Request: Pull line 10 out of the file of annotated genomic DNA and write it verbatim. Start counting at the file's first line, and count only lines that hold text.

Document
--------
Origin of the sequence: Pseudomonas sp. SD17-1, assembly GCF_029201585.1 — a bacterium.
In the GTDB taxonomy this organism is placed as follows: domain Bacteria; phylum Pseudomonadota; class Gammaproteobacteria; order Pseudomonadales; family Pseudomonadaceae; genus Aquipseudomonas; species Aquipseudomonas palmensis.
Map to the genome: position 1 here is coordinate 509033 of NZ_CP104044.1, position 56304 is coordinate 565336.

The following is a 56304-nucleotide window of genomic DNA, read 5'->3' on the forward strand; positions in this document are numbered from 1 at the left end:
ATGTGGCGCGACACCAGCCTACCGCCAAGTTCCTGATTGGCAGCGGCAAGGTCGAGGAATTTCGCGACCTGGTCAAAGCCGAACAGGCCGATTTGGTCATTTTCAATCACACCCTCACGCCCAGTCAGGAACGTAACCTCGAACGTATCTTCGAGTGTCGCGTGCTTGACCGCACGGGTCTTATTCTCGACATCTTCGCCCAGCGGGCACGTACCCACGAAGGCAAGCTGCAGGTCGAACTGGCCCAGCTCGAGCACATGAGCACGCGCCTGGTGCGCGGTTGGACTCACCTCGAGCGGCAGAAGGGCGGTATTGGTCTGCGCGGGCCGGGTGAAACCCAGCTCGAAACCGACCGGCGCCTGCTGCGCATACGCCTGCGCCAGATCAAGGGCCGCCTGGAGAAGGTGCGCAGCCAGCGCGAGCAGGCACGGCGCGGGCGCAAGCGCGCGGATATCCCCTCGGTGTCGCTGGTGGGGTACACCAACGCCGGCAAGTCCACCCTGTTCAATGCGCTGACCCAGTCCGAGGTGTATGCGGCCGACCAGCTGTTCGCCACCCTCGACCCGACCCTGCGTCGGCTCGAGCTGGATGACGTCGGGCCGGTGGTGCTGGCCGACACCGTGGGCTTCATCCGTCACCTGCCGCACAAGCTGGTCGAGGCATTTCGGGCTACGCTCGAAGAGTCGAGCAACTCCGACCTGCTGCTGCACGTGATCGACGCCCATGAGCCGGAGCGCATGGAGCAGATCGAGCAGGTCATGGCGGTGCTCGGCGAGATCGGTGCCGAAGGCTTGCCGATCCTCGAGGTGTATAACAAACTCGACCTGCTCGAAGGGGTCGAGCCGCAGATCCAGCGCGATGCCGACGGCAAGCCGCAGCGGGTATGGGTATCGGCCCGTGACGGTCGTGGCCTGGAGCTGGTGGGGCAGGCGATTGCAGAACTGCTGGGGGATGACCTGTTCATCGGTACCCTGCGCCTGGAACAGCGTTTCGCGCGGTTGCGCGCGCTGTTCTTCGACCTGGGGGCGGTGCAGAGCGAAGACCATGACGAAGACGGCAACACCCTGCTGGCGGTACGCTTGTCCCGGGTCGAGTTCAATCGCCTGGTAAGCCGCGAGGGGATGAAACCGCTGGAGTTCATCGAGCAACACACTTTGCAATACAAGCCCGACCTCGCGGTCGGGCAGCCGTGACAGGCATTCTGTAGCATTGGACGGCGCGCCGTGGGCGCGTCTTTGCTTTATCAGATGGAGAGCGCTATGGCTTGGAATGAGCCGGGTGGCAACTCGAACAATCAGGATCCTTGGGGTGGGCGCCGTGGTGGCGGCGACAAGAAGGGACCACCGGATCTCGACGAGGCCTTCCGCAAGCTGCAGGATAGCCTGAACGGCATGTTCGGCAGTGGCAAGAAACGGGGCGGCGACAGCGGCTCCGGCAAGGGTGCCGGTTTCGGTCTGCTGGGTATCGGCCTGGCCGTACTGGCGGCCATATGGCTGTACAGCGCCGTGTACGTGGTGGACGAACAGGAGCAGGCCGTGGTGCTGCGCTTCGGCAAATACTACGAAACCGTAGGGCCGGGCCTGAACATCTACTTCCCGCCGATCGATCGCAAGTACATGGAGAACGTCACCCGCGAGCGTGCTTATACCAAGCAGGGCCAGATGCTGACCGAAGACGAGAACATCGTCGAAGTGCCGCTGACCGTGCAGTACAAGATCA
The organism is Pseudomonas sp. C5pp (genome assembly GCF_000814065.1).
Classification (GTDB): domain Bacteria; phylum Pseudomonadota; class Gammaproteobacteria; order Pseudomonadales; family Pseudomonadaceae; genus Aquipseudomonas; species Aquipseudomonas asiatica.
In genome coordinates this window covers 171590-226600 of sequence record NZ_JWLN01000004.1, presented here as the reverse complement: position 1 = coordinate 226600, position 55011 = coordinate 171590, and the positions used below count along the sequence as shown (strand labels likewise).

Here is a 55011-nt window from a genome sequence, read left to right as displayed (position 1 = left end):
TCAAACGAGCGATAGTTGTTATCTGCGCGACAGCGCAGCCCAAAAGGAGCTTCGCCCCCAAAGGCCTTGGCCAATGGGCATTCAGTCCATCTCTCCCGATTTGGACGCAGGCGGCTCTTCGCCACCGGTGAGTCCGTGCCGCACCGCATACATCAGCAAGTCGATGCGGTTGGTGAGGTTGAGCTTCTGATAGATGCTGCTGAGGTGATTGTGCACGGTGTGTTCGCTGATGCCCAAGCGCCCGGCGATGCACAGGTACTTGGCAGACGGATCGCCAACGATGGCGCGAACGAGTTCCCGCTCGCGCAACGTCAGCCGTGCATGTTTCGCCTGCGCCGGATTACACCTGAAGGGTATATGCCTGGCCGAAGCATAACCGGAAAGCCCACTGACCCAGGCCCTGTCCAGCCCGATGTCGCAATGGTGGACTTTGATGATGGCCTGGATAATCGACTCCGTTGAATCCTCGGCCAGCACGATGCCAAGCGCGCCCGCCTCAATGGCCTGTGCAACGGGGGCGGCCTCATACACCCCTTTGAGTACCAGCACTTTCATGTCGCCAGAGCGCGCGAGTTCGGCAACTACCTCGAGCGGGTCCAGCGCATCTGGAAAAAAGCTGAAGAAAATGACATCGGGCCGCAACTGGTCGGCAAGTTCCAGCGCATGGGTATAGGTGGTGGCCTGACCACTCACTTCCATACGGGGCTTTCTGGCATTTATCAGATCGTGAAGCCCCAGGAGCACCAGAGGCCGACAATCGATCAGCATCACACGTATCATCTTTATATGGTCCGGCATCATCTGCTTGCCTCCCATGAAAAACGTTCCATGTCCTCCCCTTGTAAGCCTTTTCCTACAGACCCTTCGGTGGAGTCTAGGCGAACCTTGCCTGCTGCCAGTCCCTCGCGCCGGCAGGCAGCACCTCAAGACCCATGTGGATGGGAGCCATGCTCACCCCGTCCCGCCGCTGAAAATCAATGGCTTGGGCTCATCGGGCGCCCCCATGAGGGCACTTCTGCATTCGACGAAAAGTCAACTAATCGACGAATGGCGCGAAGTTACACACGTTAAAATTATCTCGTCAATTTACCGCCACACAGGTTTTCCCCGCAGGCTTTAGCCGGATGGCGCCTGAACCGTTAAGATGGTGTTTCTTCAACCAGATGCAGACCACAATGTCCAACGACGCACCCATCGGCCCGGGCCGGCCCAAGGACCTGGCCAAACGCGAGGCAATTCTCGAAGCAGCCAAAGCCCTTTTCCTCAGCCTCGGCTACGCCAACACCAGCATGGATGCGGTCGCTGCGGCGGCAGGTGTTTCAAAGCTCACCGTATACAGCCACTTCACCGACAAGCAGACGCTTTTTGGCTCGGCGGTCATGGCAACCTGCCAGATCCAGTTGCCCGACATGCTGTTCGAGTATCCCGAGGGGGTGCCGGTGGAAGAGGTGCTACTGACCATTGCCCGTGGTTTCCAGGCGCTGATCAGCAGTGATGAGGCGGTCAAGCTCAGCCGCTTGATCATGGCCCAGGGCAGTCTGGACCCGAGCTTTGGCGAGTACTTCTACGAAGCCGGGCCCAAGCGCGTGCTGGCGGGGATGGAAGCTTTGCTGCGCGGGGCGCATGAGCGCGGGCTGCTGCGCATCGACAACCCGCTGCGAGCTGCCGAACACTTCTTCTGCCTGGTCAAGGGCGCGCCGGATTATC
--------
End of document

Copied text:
TCAAACGAGCGATAGTTGTTATCTGCGCGACAGCGCAGCCCAAAAGGAGCTTCGCCCCCAAAGGCCTTGGCCAATGGGCATTCAGTCCATCTCTCCCGATTTGGACGCAGGCGGCTCTTCGCCACCGGTGAGTCCGTGCCGCACCGCATACATCAGCAAGTCGATGCGGTTGGTGAGGTTGAGCTTCTGATAGATGCTGCTGAGGTGATTGTGCACGGTGTGTTCGCTGATGCCCAAGCGCCCGGCGATGCACAGGTACTTGGCAGACGGATCGCCAACGATGGCGCGAACGAGTTCCCGCTCGCGCAACGTCAGCCGTGCATGTTTCGCCTGCGCCGGATTACACCTGAAGGGTATATGCCTGGCCGAAGCATAACCGGAAAGCCCACTGACCCAGGCCCTGTCCAGCCCGATGTCGCAATGGTGGACTTTGATGATGGCCTGGATAATCGACTCCGTTGAATCCTCGGCCAGCACGATGCCAAGCGCGCCCGCCTCAATGGCCTGTGCAACGGGGGCGGCCTCATACACCCCTTTGAGTACCAGCACTTTCATGTCGCCAGAGCGCGCGAGTTCGGCAACTACCTCGAGCGGGTCCAGCGCATCTGGAAAAAAGCTGAAGAAAATGACATCGGGCCGCAACTGGTCGGCAAGTTCCAGCGCATGGGTATAGGTGGTGGCCTGACCACTCACTTCCATACGGGGCTTTCTGGCATTTATCAGATCGTGAAGCCCCAGGAGCACCAGAGGCCGACAATCGATCAGCATCACACGTATCATCTTTATATGGTCCGGCATCATCTGCTTGCCTCCCATGAAAAACGTTCCATGTCCTCCCCTTGTAAGCCTTTTCCTACAGACCCTTCGGTGGAGTCTAGGCGAACCTTGCCTGCTGCCAGTCCCTCGCGCCGGCAGGCAGCACCTCAAGACCCATGTGGATGGGAGCCATGCTCACCCCGTCCCGCCGCTGAAAATCAATGGCTTGGGCTCATCGGGCGCCCCCATGAGGGCACTTCTGCATTCGACGAAAAGTCAACTAATCGACGAATGGCGCGAAGTTACACACGTTAAAATTATCTCGTCAATTTACCGCCACACAGGTTTTCCCCGCAGGCTTTAGCCGGATGGCGCCTGAACCGTTAAGATGGTGTTTCTTCAACCAGATGCAGACCACAATGTCCAACGACGCACCCATCGGCCCGGGCCGGCCCAAGGACCTGGCCAAACGCGAGGCAATTCTCGAAGCAGCCAAAGCCCTTTTCCTCAGCCTCGGCTACGCCAACACCAGCATGGATGCGGTCGCTGCGGCGGCAGGTGTTTCAAAGCTCACCGTATACAGCCACTTCACCGACAAGCAGACGCTTTTTGGCTCGGCGGTCATGGCAACCTGCCAGATCCAGTTGCCCGACATGCTGTTCGAGTATCCCGAGGGGGTGCCGGTGGAAGAGGTGCTACTGACCATTGCCCGTGGTTTCCAGGCGCTGATCAGCAGTGATGAGGCGGTCAAGCTCAGCCGCTTGATCATGGCCCAGGGCAGTCTGGACCCGAGCTTTGGCGAGTACTTCTACGAAGCCGGGCCCAAGCGCGTGCTGGCGGGGATGGAAGCTTTGCTGCGCGGGGCGCATGAGCGCGGGCTGCTGCGCATCGACAACCCGCTGCGAGCTGCCGAACACTTCTTCTGCCTGGTCAAGGGCGCGCCGGATTATC